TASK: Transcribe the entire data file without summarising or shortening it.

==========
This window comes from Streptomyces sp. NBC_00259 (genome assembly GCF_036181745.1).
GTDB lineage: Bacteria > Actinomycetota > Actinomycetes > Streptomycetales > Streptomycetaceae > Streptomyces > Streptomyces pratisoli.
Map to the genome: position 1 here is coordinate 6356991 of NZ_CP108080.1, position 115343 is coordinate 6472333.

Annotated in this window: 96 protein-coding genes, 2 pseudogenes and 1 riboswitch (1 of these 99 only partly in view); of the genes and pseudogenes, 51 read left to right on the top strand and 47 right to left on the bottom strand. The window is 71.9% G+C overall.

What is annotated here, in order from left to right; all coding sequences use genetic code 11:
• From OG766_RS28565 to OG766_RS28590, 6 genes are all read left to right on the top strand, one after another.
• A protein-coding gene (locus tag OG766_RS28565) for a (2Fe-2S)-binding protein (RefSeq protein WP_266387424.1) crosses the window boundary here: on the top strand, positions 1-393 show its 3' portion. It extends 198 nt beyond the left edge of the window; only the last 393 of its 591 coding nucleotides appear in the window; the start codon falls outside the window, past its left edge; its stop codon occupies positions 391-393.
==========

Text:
This window comes from Streptomyces sp. NBC_00259 (genome assembly GCF_036181745.1).
GTDB lineage: Bacteria > Actinomycetota > Actinomycetes > Streptomycetales > Streptomycetaceae > Streptomyces > Streptomyces pratisoli.
Map to the genome: position 1 here is coordinate 6356991 of NZ_CP108080.1, position 115343 is coordinate 6472333.

Annotated in this window: 96 protein-coding genes, 2 pseudogenes and 1 riboswitch (1 of these 99 only partly in view); of the genes and pseudogenes, 51 read left to right on the top strand and 47 right to left on the bottom strand. The window is 71.9% G+C overall.

What is annotated here, in order from left to right; all coding sequences use genetic code 11:
• From OG766_RS28565 to OG766_RS28590, 6 genes are all read left to right on the top strand, one after another.
• A protein-coding gene (locus tag OG766_RS28565) for a (2Fe-2S)-binding protein (RefSeq protein WP_266387424.1) crosses the window boundary here: on the top strand, positions 1-393 show its 3' portion. It extends 198 nt beyond the left edge of the window; only the last 393 of its 591 coding nucleotides appear in the window; the start codon falls outside the window, past its left edge; its stop codon occupies positions 391-393.